Valedictorian/Salutatorian Statistics?

<p>Hello,
what percent of the student body was the valedictorian of their high school class? what about the salutatorian? I'm currently the salutatorian (feels terrible, man) but might be able to bring it up. I applied SCEA but was just curious about the difference in valedictorians and salutatorians at Yale. If anyone knew statistics for Harvard too, please mention them.
Thanks,
lolToasty</p>

<p>I don't know that this statistic ever matterred to Yale and it is decreasingly useful now that more and more schools fail to rank. At first glance as a parent of accomplished kids I would prefer ranking but to hear a salutatorian say that it "(feels terrible, man) but might be able to bring it up" reaffirms my belief that this is probably a good trend.</p>

<p>As long as you are in the top percentiles of your public high school or perhaps a bit lower in a super competitive school, you will be on target to be competitive at any of these top tier schools. The difference between the valedictorian and the kid third or fourth in the class may be that the valedictorian took drivers eduction outside school but number four took that unweighted class in school. Do you think that should matter to the adcoms? I trust you have other accomplishments that mean more to you than salutatorian and have made an effort to convey those to the admissions committee. Good luck to you.</p>

<p>"As long as you are in the top percentiles of your public high school or perhaps a bit lower in a super competitive school, you will be on target to be competitive at any of these top tier schools."</p>

<p>Even if the school is inner-city and part of a district that is known for it's sub-par academics?</p>

<p>I understand what you are saying, however, and am glad to hear some reassurance that it really isn't a big deal. I do have other things going for me, but I would absolutely love to be valedictorian. I would think that it would make my application sweeter. Thank you for the good wishes and sage input.</p>

<p>Honestly, val/sal does not play a big role (if any at all). Adcoms know that the difference between being number 1 and number 2 is often, merely receiving a 99 instead of a 100. They really do not care. As long as you are able to show that you are dedicated in areas outside of academics as well. My school is pretty sub-par, but last year, number 2 got into MIT. Number 1 did not. In the end, it just matters if you are able to make the best of your opportunities.</p>

<p>shockstot, that's definitely reassuring. Perhaps I'm stressing over the smaller things.</p>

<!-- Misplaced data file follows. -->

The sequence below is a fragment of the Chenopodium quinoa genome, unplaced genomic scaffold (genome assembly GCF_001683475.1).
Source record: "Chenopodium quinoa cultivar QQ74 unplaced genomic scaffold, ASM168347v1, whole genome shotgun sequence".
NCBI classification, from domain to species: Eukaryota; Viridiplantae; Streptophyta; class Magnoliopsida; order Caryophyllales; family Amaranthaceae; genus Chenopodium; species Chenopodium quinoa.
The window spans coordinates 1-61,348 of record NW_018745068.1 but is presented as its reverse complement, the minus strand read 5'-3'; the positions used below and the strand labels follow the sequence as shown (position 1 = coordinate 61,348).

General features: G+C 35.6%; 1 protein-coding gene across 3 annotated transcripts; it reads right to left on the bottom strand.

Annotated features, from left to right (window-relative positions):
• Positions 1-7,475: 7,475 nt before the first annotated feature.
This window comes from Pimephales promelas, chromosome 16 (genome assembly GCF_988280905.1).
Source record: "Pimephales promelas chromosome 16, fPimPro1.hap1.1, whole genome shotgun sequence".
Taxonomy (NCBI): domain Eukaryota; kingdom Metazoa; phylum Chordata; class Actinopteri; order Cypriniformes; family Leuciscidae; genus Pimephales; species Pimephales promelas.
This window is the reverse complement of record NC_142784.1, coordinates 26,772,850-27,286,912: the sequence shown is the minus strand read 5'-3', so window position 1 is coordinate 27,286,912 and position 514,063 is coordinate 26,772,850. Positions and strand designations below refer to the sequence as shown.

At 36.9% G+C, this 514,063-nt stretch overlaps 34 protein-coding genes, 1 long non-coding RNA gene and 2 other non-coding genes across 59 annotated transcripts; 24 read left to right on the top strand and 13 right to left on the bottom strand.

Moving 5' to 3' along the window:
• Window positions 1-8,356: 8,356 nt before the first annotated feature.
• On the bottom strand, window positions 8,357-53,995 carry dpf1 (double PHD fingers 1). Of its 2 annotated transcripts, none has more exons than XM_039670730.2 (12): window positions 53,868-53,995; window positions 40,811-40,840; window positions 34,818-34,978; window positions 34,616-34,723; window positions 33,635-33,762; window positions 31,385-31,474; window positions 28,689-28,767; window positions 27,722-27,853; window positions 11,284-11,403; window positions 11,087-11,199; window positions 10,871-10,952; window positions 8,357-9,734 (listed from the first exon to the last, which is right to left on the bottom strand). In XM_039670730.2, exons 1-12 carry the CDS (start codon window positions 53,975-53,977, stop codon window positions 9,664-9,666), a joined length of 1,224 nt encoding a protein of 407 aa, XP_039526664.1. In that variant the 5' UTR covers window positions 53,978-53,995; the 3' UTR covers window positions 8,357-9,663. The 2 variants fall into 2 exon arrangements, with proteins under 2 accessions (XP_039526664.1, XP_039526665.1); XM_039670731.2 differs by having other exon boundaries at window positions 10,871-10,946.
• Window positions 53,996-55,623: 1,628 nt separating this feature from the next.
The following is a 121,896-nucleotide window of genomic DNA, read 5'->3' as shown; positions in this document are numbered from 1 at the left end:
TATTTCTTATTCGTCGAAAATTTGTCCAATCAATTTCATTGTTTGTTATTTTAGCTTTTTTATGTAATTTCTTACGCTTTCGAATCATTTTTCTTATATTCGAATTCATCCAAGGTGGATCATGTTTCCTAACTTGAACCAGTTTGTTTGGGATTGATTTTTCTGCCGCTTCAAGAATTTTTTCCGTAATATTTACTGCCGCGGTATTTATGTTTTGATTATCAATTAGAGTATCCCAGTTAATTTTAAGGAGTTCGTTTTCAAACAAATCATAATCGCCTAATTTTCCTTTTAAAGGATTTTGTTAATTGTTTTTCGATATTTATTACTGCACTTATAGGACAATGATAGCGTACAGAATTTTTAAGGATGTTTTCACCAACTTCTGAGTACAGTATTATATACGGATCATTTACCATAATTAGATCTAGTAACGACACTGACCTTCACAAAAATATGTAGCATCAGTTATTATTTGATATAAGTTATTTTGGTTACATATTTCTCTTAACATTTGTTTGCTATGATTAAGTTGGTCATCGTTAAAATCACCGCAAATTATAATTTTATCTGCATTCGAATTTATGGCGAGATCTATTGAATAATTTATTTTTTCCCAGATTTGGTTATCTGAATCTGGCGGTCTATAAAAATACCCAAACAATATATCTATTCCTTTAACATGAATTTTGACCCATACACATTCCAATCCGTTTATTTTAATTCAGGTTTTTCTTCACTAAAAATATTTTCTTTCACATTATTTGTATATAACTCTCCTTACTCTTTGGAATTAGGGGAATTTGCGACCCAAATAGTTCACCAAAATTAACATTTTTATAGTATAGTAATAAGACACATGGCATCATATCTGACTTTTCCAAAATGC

<p>I would have to Agree that Yale puts less significance on Val or Sal and more on standardized testing. My son was neither yet was accepted to Yale. He did score a 35 on the ACT though.</p>

<p>Another reason Val/Sal are not a big factor is that how HSs determine these designations varies widely. At our HS, anyone with a 4.0 (HS does not weight) is designated as a Val. The result is a large number of Vals with no distinction between kids that took rigorous courseloads and those that took the minimum to graduate.</p>

<p>Also the Val/Sal title might not accurately reflect the final rankings. At most schools, the calculations are done after third quarter or second trimester. The final quarter or trimester can change those rankings depending on the number of AP classes taken between the top ranked students.</p>

<p>That's weird. My school does it right after the first semester and the rankings stay like that until graduation, regardless of how bad you slack in the last semester.</p>

<p>


Are you sure that is what is sent to the colleges? My son's school sent the final rankings as part of his final transcript and it wasn't what the rankings were when Val/Sal was calculated.</p>

<p>
[quote]
Also the Val/Sal title might not accurately reflect the final rankings.

[/quote]
</p>

<p>Yes, at our HS they don't determine standing until final grades are in, so just before graduation. D2 ended up getting a B her last marking period and so was a Sal instead of Val. However everyone in town thought she was a Val because Val information had to be turned into the local newspaper earlier, before final grades.</p>

<p>Yeah, my district actually doesn't calculate final grades for val/sal purposes. Even if one were to be the real val because of final grades, no one considers them to be one because the final 'ranking' grade is after the first semester</p>

<p>
[quote]
Another reason Val/Sal are not a big factor is that how HSs determine these designations varies widely.

[/quote]
</p>

<p>But do you think adcoms recognize if you are val/sal of a school that is well-known for its academic rigor? That has to account for something, right?</p>

<p>What I'm trying to say is that the TITLE of Val/Sal is not what's important. The SSR gives your rank, gpa and coursework, THAT'S what's important.</p>

<p>Hello My son is a freshman and just recieved his first B in his advanced Geomertry and I am freaked out so I decided to get on some sites to see how badly this will affect him. What is SSR?</p>

<p>In my cousin's district, anyone who has above a 4.0 weighted GPA is a valedictorian... If only....</p>

<p>SSR = Secondary School Report</p>